Mohammed Siraj, who had bowled his second-most expensive ODI spell in the last game against Afghanistan, looked out of sorts with the new ball, which is supposed to be his biggest strength. His first three overs went for 22. The pitch wasn’t offering much. “What is he doing?” was the common sentiment among Indian fans watching Siraj bowl. The temptation to replace him would have been high. But Rohit stuck with him for a fourth over, trusting him to adapt to the insipid conditions. Siraj adapted. A rare cross-seam delivery on the last ball of his fourth over skidded through and caught Abdullah Shafique plumb in front to hand India their first break.

Hardik Pandya was brought on as the first-change seamer ahead of Shardul Thakur, and he delivered as well, picking the wicket of Imam-ul-Haq in his third over. In fact, Thakur ended up bowling only two overs while Pandya bowled six. Comparing the level of threat both of them posed on the Ahmedabad surface, that was a fair division of labour between the two.

Usually, India go to Ravindra Jadeja first as far as bringing on spin is concerned. However, Babar Azam’s struggles against Kuldeep Yadav have been well-documented. Rohit was quick to assess the situation as Kuldeep was brought on as soon as the first powerplay was over. He was equally quick to replace him with Jadeja in the very next over as Mohammad Rizwan had arrived the crease by the time. Rizwan, a prolific sweeper of the ball, would have preferred the slowness of Kuldeep compared to the darts of Jadeja. And the move almost worked immediately.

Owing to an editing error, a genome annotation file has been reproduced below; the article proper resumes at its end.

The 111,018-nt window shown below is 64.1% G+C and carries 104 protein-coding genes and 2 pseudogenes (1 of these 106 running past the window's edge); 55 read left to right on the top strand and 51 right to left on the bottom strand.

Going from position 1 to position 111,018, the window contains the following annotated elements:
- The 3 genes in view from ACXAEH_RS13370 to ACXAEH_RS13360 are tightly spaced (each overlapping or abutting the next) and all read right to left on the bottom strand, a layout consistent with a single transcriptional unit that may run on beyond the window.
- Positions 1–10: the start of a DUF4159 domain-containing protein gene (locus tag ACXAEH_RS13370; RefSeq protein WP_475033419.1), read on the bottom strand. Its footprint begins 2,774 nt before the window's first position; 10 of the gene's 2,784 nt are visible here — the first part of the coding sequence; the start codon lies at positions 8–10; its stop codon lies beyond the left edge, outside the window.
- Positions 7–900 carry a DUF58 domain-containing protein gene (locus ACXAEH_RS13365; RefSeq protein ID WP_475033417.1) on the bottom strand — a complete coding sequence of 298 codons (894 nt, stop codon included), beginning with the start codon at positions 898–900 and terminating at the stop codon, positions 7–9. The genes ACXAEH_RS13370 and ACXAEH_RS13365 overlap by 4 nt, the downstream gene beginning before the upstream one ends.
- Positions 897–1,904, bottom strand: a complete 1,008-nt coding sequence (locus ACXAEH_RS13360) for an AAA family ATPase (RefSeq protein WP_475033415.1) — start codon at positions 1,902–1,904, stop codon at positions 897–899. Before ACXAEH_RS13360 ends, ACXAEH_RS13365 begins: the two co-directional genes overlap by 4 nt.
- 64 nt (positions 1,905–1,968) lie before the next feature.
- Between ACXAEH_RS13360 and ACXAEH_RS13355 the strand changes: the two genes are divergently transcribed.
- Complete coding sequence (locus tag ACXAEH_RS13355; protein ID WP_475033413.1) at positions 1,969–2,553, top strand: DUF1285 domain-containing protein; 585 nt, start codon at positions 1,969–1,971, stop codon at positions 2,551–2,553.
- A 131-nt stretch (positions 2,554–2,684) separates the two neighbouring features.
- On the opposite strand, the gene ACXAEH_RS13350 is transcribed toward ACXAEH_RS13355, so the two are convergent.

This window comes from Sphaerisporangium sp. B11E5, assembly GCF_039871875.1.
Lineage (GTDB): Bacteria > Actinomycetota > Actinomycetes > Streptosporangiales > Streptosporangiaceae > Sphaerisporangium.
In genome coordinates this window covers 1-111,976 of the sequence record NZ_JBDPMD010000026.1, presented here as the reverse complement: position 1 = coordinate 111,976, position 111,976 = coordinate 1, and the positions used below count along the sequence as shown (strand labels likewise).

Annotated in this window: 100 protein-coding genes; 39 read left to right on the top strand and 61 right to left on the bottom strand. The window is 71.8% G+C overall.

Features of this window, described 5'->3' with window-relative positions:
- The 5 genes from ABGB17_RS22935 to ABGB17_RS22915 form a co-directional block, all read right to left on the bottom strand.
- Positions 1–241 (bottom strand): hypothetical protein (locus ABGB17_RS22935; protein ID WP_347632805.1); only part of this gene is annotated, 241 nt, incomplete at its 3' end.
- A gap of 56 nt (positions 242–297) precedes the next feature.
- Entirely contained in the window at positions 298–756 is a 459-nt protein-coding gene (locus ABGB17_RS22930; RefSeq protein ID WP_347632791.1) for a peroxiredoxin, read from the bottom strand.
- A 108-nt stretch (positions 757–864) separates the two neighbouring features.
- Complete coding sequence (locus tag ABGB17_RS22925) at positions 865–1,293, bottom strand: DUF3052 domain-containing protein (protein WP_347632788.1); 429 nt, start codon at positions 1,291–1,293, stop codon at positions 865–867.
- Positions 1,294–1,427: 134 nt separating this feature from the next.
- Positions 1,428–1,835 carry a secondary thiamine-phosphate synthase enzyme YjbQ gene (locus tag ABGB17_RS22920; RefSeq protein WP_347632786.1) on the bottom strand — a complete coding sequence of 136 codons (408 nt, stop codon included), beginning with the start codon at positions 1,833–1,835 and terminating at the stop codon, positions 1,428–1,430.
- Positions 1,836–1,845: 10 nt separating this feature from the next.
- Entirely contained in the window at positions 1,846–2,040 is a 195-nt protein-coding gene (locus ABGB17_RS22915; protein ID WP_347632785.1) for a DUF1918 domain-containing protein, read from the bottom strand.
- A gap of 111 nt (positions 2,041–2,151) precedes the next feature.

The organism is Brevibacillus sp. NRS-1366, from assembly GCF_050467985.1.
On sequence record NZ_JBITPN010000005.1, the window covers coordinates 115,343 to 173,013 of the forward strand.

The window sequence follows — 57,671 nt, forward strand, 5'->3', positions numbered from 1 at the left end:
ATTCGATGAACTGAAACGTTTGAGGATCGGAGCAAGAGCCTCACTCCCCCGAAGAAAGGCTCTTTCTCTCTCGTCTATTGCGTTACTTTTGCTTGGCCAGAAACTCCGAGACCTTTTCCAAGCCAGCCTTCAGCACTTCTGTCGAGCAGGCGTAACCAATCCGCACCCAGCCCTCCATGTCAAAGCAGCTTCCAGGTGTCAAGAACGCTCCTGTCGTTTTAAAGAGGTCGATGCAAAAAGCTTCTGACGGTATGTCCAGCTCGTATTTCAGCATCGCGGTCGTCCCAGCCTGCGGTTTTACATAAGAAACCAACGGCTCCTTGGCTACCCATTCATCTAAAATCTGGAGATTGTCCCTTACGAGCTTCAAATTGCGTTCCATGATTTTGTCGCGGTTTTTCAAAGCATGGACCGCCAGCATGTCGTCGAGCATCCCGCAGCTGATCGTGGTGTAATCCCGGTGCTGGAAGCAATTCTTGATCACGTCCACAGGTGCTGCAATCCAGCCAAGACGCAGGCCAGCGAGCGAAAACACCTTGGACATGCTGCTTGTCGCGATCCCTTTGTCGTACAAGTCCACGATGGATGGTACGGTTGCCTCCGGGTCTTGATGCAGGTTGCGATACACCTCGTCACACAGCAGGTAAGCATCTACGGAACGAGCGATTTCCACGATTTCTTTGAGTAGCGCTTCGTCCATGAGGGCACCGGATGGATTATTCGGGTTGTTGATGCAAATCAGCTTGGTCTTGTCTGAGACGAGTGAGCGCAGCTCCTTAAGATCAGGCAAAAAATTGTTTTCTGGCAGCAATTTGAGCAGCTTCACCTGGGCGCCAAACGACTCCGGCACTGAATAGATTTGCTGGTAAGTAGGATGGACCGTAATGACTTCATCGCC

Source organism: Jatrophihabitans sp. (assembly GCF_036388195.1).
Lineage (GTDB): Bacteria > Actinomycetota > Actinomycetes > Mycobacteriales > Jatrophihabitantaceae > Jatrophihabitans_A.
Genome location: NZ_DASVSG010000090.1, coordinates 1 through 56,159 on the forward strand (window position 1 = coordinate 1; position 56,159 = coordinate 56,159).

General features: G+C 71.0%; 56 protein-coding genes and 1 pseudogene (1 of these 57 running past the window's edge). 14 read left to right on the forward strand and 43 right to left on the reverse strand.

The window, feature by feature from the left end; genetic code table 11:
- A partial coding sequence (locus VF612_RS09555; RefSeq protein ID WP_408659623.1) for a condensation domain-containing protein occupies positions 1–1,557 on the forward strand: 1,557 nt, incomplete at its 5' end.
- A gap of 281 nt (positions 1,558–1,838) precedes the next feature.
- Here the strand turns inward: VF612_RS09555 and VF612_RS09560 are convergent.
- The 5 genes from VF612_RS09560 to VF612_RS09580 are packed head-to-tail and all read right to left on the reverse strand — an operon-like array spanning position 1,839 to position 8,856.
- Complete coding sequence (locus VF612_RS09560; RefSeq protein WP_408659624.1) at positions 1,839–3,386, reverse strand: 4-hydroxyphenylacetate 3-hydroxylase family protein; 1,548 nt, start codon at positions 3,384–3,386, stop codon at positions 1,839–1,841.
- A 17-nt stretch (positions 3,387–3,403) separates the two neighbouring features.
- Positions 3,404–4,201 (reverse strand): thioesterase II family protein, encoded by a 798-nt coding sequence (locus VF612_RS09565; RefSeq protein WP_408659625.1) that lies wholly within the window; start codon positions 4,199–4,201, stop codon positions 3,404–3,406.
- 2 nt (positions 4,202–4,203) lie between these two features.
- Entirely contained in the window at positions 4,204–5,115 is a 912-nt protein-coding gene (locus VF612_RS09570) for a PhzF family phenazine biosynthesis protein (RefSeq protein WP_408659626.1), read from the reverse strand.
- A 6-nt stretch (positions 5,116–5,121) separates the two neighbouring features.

Rizwan was given out lbw sweeping Jadeja’s second ball of the day. Fortunately for him, the decision was reversed on review as ball tracking showed that the ball would have missed the leg stump by millimetres.

There were several other bowling changes and field placements that Rohit did to have a massive impact on the game. Siraj was recalled for a second spell in the 28th over when Jadeja and Kuldeep were being milked around with relative ease by the duo of Babar and Rizwan. It resulted in Babar being dismissed for 50. The madness that ensued in the resulting collapse where Pakistan lost eight wickets for 36 runs also had a method behind it.

When Kuldeep got two wickets in the 32nd over, leaving Pakistan at 166-5, Rohit sensed blood and brought back his trump card, Bumrah. It took him six balls to produce a magical off-cutter that ripped through Mohammad Rizwan. Another beauty in his next over cleaned up Shadab Khan. Seven overs and 20 runs later, Pakistan were all out for 191.

It took India just 30.3 overs to chase down the target and extend their lead over Pakistan to 8-0 in men’s ODI World Cups. Rohit hit six sixes in his knock of 86, batting at a strike rate of 136.50. The other day in Delhi, he had hit five with a strike rate of 155.95.

India would be beyond happy with this version of Rohit the batter and the timing of his emergence. In terms of potential impact on the game, he has no competitor except one – Rohit, the captain. Unfortunately for Pakistan, they were up against the best of both today. There’s no winning when that happens.